An organization’s financial status at the conclusion of an accounting period is reported on the balance sheet. The accounting period may vary from company to company. There are some companies that maintain the balance sheet at quarter end whereas there are companies that prefer maintaining the record month- end or even year- end.
If in any case one needs to find the company’s balance sheet, it can be made available to them upon filling the Securities and Exchange Commission (SEC). The 10K and 10Q are the most common form of information.
The balance sheet of a corporation is an accounting document that lists its assets, liabilities, and shareholder equity as of a certain date.
The balance sheet of the company contains enormous valuable information. The following are the contents of the balance sheet: –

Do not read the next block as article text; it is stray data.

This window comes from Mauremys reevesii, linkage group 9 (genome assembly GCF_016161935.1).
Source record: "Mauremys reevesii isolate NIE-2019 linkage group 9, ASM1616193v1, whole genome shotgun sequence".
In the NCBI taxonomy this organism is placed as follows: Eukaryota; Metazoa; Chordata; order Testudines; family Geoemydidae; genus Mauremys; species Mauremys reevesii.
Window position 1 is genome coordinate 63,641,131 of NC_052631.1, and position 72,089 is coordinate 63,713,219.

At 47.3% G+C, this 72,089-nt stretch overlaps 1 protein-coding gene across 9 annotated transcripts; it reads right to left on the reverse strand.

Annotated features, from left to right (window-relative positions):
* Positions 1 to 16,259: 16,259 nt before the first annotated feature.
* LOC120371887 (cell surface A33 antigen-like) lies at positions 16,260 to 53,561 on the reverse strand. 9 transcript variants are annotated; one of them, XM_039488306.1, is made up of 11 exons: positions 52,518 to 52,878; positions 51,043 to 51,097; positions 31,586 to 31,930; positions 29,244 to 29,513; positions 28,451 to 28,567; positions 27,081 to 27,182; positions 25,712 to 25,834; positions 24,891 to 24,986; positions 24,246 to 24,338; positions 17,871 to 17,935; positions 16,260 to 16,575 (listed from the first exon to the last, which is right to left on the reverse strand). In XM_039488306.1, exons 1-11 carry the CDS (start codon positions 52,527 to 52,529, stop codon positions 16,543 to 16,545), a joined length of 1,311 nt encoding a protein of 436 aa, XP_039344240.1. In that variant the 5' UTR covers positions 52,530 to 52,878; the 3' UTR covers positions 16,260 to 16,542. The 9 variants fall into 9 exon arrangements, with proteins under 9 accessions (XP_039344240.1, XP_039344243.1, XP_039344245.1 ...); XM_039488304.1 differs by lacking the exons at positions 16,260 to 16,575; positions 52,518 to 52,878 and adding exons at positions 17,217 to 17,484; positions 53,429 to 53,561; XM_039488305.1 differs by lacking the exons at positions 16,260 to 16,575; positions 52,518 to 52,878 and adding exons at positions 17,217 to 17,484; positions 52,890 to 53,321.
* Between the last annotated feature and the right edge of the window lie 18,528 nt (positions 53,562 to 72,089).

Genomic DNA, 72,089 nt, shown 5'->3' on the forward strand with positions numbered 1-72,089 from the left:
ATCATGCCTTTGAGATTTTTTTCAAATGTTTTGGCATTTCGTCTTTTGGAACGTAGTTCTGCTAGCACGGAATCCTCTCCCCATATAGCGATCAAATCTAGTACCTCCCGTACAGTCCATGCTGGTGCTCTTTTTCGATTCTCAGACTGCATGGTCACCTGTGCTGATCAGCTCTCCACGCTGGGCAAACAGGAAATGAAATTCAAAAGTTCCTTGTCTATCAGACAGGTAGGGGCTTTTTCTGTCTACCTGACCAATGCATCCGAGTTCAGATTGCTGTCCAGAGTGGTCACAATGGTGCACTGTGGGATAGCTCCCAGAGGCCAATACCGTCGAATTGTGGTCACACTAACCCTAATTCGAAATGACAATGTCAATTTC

The numbering of shares may seem very trivial in nature however, it plays a crucial role in maintenance of order and transparency in the corporation. It helps in smooth transaction of ownerships from one shareholder to other. This share number ensures that the company can actively combat with financial frauds and ensure accurate record keeping. The basic principle behind keeping the number on shares was to provide uniqueness and make the shares traceable in the stock market.
Q1) What is an example of numbering of shares?
If a company has 5,000 outstanding shares, there will be a share numbered as 1, another one as 2… until the 5,000th. The owner of each share will get a certificate mentioning the share number.
Q2) Do share certificates need to be numbered?
Yes, the share certificate is required to be numbered. The certificate has number such as 1,2,3, 4..etc.